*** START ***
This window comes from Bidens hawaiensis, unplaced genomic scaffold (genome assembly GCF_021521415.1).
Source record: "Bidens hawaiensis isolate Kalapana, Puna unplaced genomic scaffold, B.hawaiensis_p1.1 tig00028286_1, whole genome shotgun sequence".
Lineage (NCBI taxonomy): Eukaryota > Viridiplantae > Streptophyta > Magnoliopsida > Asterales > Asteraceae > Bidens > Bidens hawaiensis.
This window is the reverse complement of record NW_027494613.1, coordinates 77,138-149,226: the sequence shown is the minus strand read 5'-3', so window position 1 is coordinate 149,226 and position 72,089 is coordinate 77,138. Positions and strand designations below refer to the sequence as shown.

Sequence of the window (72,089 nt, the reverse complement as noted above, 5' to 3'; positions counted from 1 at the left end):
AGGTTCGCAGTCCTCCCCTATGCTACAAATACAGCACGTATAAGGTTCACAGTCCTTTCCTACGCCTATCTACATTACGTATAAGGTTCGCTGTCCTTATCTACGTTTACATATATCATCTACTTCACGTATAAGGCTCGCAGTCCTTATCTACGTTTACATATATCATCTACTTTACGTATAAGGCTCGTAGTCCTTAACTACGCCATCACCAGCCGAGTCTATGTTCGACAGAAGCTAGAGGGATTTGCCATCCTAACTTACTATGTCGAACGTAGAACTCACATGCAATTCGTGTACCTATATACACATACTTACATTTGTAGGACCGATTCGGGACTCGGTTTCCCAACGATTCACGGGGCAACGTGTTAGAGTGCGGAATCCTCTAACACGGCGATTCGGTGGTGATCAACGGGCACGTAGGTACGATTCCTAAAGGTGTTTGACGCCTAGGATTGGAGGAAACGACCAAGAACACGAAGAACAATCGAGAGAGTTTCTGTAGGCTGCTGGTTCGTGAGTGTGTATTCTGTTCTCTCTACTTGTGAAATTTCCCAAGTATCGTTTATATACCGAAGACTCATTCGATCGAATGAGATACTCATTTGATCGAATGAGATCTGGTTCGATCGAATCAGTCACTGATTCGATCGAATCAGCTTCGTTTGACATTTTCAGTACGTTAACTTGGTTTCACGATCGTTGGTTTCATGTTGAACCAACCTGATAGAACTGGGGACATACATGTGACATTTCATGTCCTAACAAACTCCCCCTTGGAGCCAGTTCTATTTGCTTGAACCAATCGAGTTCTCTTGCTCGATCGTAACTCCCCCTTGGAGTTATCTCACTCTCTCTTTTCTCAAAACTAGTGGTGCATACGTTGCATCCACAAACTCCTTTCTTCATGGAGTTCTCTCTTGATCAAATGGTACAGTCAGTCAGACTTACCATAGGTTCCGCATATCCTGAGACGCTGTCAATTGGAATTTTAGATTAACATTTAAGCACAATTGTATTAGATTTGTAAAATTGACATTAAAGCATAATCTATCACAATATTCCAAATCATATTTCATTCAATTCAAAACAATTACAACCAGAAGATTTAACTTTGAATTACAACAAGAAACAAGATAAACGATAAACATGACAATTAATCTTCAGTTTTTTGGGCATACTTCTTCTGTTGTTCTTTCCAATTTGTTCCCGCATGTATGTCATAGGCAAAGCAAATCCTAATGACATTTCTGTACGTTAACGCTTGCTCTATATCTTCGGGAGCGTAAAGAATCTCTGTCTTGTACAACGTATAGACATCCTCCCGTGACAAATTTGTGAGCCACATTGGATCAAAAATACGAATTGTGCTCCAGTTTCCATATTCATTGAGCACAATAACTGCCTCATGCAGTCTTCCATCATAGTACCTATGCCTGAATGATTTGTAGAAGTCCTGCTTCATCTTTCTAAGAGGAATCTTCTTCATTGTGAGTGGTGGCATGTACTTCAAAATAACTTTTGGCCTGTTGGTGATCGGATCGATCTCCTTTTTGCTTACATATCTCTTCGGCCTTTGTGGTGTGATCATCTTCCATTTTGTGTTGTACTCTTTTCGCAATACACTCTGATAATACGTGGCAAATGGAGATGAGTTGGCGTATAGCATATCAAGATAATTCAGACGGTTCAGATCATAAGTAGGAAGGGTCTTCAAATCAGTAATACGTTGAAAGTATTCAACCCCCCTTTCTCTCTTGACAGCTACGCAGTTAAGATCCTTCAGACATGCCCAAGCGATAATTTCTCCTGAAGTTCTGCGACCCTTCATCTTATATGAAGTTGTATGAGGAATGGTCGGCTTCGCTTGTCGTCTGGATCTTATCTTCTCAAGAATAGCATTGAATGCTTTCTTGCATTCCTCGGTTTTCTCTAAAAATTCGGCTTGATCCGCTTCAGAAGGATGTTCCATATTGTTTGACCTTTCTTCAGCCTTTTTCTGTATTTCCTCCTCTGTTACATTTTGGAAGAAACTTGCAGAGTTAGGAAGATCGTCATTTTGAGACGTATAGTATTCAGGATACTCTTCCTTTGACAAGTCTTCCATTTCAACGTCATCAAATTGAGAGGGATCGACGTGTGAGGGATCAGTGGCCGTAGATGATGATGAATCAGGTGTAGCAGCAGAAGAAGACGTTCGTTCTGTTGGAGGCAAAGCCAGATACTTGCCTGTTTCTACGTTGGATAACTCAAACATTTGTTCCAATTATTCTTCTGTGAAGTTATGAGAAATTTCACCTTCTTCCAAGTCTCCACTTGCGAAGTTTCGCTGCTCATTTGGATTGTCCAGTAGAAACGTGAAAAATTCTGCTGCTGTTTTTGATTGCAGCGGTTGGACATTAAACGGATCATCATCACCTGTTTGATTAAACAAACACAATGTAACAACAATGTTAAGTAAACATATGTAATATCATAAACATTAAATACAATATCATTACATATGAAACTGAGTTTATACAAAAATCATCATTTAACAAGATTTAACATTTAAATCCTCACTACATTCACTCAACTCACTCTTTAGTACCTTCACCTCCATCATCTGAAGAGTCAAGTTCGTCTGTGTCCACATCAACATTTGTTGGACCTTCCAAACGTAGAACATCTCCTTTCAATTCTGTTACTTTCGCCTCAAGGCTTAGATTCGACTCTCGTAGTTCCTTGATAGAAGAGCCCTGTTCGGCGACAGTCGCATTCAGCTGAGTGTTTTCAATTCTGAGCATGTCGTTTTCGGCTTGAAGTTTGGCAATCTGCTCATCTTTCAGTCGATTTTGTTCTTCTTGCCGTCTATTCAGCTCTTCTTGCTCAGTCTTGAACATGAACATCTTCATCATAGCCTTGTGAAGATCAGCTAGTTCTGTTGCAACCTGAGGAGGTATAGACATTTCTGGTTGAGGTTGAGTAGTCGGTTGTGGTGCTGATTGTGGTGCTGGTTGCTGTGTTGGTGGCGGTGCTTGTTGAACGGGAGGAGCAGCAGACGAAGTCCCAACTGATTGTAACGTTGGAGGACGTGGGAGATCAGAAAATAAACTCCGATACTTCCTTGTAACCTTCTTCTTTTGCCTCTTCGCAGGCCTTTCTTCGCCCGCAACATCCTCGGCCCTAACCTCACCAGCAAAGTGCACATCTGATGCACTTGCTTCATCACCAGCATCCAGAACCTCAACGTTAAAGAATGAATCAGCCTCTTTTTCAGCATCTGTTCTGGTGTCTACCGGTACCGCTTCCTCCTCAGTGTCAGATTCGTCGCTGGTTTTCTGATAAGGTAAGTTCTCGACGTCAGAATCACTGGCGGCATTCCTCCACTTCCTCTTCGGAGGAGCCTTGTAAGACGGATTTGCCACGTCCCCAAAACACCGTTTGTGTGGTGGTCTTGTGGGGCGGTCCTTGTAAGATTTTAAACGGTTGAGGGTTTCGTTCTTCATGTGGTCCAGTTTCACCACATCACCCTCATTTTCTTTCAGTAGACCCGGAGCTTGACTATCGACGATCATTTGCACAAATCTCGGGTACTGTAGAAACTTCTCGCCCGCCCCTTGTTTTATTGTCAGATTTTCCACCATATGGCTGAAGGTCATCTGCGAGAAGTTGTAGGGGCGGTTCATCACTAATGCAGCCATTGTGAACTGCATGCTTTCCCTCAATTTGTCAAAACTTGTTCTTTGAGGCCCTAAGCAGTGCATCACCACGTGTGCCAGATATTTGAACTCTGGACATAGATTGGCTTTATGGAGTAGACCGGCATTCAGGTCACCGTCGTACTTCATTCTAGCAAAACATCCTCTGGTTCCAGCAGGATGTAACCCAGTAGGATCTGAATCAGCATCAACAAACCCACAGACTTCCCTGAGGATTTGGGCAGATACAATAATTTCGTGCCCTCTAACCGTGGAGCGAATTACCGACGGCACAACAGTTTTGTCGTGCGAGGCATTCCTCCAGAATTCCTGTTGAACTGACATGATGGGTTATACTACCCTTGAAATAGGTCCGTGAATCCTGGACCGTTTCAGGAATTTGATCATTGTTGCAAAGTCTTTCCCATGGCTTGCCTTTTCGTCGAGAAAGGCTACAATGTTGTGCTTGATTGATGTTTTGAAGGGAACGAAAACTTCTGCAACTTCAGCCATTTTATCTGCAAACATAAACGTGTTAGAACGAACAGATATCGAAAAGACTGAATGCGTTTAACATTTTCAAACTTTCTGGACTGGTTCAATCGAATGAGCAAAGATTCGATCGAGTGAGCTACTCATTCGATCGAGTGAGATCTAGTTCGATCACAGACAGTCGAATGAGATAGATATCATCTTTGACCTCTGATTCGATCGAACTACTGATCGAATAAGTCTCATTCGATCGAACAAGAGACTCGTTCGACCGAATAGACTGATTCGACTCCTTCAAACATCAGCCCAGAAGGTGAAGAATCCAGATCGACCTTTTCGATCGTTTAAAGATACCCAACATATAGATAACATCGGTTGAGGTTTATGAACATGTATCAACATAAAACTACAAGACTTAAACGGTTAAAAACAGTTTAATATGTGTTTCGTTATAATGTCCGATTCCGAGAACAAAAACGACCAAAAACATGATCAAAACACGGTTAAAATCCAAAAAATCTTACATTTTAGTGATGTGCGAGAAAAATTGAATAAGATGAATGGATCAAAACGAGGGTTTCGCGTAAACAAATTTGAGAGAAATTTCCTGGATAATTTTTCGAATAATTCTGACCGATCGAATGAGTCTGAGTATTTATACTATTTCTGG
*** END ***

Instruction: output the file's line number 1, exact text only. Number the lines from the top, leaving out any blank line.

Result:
This window comes from Bidens hawaiensis, unplaced genomic scaffold (genome assembly GCF_021521415.1).